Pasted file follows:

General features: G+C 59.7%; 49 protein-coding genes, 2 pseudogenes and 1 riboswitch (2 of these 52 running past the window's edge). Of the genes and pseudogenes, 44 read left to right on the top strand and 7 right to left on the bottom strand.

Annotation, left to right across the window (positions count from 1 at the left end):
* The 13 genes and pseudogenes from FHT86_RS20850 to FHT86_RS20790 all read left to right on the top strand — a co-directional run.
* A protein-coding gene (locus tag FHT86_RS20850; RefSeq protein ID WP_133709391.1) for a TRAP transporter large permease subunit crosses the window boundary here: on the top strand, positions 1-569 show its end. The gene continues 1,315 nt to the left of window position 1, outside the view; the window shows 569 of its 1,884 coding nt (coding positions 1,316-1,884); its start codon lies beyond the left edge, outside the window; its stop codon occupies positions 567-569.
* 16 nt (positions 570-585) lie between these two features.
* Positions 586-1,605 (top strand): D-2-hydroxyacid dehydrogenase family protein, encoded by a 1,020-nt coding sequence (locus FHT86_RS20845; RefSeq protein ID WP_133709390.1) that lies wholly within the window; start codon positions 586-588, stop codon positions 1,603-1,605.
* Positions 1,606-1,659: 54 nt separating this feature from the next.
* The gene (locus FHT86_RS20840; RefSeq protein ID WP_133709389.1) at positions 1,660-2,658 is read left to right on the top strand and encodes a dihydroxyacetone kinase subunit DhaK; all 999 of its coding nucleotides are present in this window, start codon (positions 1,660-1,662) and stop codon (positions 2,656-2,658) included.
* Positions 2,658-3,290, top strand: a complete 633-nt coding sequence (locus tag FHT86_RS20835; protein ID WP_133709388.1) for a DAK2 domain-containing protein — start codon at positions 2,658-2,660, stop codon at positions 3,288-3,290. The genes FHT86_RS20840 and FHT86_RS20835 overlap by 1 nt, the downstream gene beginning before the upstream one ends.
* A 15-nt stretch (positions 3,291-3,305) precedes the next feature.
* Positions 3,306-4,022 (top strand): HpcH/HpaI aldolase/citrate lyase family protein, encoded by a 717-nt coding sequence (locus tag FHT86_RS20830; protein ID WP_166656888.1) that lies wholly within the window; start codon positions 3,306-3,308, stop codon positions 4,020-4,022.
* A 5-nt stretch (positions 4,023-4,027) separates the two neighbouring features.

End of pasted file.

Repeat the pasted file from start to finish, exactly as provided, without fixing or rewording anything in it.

General features: G+C 59.7%; 49 protein-coding genes, 2 pseudogenes and 1 riboswitch (2 of these 52 running past the window's edge). Of the genes and pseudogenes, 44 read left to right on the top strand and 7 right to left on the bottom strand.

Annotation, left to right across the window (positions count from 1 at the left end):
* The 13 genes and pseudogenes from FHT86_RS20850 to FHT86_RS20790 all read left to right on the top strand — a co-directional run.
* A protein-coding gene (locus tag FHT86_RS20850; RefSeq protein ID WP_133709391.1) for a TRAP transporter large permease subunit crosses the window boundary here: on the top strand, positions 1-569 show its end. The gene continues 1,315 nt to the left of window position 1, outside the view; the window shows 569 of its 1,884 coding nt (coding positions 1,316-1,884); its start codon lies beyond the left edge, outside the window; its stop codon occupies positions 567-569.
* 16 nt (positions 570-585) lie between these two features.
* Positions 586-1,605 (top strand): D-2-hydroxyacid dehydrogenase family protein, encoded by a 1,020-nt coding sequence (locus FHT86_RS20845; RefSeq protein ID WP_133709390.1) that lies wholly within the window; start codon positions 586-588, stop codon positions 1,603-1,605.
* Positions 1,606-1,659: 54 nt separating this feature from the next.
* The gene (locus FHT86_RS20840; RefSeq protein ID WP_133709389.1) at positions 1,660-2,658 is read left to right on the top strand and encodes a dihydroxyacetone kinase subunit DhaK; all 999 of its coding nucleotides are present in this window, start codon (positions 1,660-1,662) and stop codon (positions 2,656-2,658) included.
* Positions 2,658-3,290, top strand: a complete 633-nt coding sequence (locus tag FHT86_RS20835; protein ID WP_133709388.1) for a DAK2 domain-containing protein — start codon at positions 2,658-2,660, stop codon at positions 3,288-3,290. The genes FHT86_RS20840 and FHT86_RS20835 overlap by 1 nt, the downstream gene beginning before the upstream one ends.
* A 15-nt stretch (positions 3,291-3,305) precedes the next feature.
* Positions 3,306-4,022 (top strand): HpcH/HpaI aldolase/citrate lyase family protein, encoded by a 717-nt coding sequence (locus tag FHT86_RS20830; protein ID WP_166656888.1) that lies wholly within the window; start codon positions 3,306-3,308, stop codon positions 4,020-4,022.
* A 5-nt stretch (positions 4,023-4,027) separates the two neighbouring features.